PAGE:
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An Optimal Admissible Tree Search*
Search is ubiquitous in artificial intelligence. The performance of most A1 systems is dominated by the complexity of a search algorithm in their inner loops. The standard algorithms, breadthfirst and depthfirst search, both have serious limitations, which are overcome by an algorithm called depthfirst iterativedeepening. Unfortunately, current A1 texts either fail to mention this algorithm [lo, 11, 141, or refer to it only in the context of twoperson game searches [I, 161. The iterativedeepening algorithm, however, is completely general and can also be applied to unidirectional search, bidirectional search, and heuristic searches such as A*. The purposes of this article are to demon strate the generality of depthfirst iterativedeepening, to prove its optimality for exponential tree searches, and to remind practitioners in the field that it is the search technique of choice for many applications. Depthfirst iterativedeepening has no doubt been rediscovered many times
'This research was supported in part by the Defense Advanced Research Projects Agency under contract N0003982C0427, and by the National Science Foundation Division of Information Science and Technology grant IST8418879. Present address: Department of Computer Science, University of California, Los Angeles, CA 90024, U.S.A.
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[13] can be used. Bidirectional search trades space for time by searching forward from the initial state and backward from the goal state simultaneously, storing the states generated, until a common state is found on both search frontiers. Depthfirst iterativedeepening can be applied to bidirectional search as follows:
A single iteration consists of a depthfirst search from one direction to depth k, storing only the states at depth k, and two depthfirst searches from the other direction, one to depth k and one to depth k + 1, not storing states but simply matching against the stored states from the other direction. The search to depth
+1is necessary to find oddlength solutions. This is repeated for k from zero (to find solutions of length one) to dl2. Assuming that a hashing scheme is used to perform the matching in constant time per node, this algorithm will find an optimal solution of length d in time O(ba) and space O(bdR).In experiments involving Rubik's Cube [8], which has an effective branching factor of 13.5, this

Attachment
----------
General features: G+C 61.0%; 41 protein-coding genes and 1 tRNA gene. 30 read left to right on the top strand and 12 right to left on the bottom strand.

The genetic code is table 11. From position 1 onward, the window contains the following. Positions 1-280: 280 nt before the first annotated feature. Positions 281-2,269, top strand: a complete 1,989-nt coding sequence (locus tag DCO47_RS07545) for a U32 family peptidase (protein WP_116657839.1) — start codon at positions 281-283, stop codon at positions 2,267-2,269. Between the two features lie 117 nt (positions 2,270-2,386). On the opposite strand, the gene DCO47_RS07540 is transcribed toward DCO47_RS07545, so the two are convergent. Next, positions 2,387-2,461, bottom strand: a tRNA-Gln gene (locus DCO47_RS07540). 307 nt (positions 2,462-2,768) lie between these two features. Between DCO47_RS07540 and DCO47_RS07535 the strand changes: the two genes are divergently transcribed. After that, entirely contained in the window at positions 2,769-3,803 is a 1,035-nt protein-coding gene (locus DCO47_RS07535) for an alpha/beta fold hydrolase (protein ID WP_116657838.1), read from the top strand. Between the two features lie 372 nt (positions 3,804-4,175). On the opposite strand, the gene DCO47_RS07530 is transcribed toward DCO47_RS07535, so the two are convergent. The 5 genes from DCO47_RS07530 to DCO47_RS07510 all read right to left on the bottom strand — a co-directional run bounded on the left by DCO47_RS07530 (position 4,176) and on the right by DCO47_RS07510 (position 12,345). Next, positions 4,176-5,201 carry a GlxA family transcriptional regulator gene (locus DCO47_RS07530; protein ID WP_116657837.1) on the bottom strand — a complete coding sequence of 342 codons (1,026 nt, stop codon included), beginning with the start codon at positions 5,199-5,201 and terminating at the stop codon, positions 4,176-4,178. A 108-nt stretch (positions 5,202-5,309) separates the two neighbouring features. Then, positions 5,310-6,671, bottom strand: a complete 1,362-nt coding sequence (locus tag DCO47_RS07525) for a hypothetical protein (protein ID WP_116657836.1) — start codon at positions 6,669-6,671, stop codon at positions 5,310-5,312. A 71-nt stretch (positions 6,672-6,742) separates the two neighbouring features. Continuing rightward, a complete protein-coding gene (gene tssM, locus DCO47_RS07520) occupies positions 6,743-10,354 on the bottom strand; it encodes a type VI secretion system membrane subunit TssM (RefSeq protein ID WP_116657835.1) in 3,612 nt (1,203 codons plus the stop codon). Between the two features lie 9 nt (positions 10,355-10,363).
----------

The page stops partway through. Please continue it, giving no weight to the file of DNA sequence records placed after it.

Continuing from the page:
Proof. From Lemma 6.3, we know that IDA* produces a solution of optimal cost. To determine the time used by IDA*, consider the final iteration, in other words the one which finds a solution. It must expand all descendents of the initial state with values greater than or equal to the initial cost estimate and less than the optimal solution cost, plus some number of nodes whose cost equals the optimal solution cost. If A* employs the tiebreaking rule of 'most recently generated', it must also expand these same nodes. Thus, the final iteration of IDA* expands the same set of nodes as A* under this tiebreaking rule. Furthermore, if the graph is a tree, each of these nodes will be expanded exactly once. IDA* must also expand nodes during the previous iterations as well. However, Pearl has shown that if the heuristic used by A* exhibits constant relative error, then the number of nodes generated by the algorithm increases exponentially with depth [ll].Thus, we can use an argument similar to the proof of Theorem 4.2 to show that the previous iterations of IDA* do not affect the asymptotic order of the total number of nodes [18]. Thus, IDA* expands the same number of nodes, asymptotically, as A*. Furthermore, a recent result of Dechter and Pearl [5] shows that A* is optimal, in terms of number of nodes expanded, over the class of admissible bestfirst searches with monotone heuristics. Therefore, IDA* is asymptotically optimal in terms of time for tree searches. Since the number of nodes grows exponentially, we can again appeal to the argument in the proof of Theorem 4.2 to show that the space used by IDA* is also asymptotically optimal.
COAL STATE
LEGEND
ACKNOWLEDGEMENT
Judea Pearl originally suggested the application of iterativedeepening to A*. Hans Berliner pointed out the use of iterativedeepening for ordering nodes to maximize alphabeta cutoffs. Michael Lebowitz, Andy Mayer, and Mike Townsend read earlier drafts of this paper and suggested many improvements. Andy Mayer implemented the A' algorithm that was compared with IDA*. An anonymous referee suggested the shortcomings of depthfirst search on a graph with cycles. Finally, Jodith Fried drew the figures.
REFERENCES
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Nilsson, N.J., Principles of Artificial Intelligence (Tioga, Palo Alto, CA, 1980). Pearl, J., Heuristics (AddisonWesley, Reading, MA, 1984). Pearl, J., Personal communication, 1984. Pohl, I., Bidirectional search, in: B. Meltzer and D. Michie (Eds.), Machine Intelligence 6 (American Elsevier, New York, 1971) 127140. Rich, E., Ariifiial intelligence (McGrawHill, New York, 1983).
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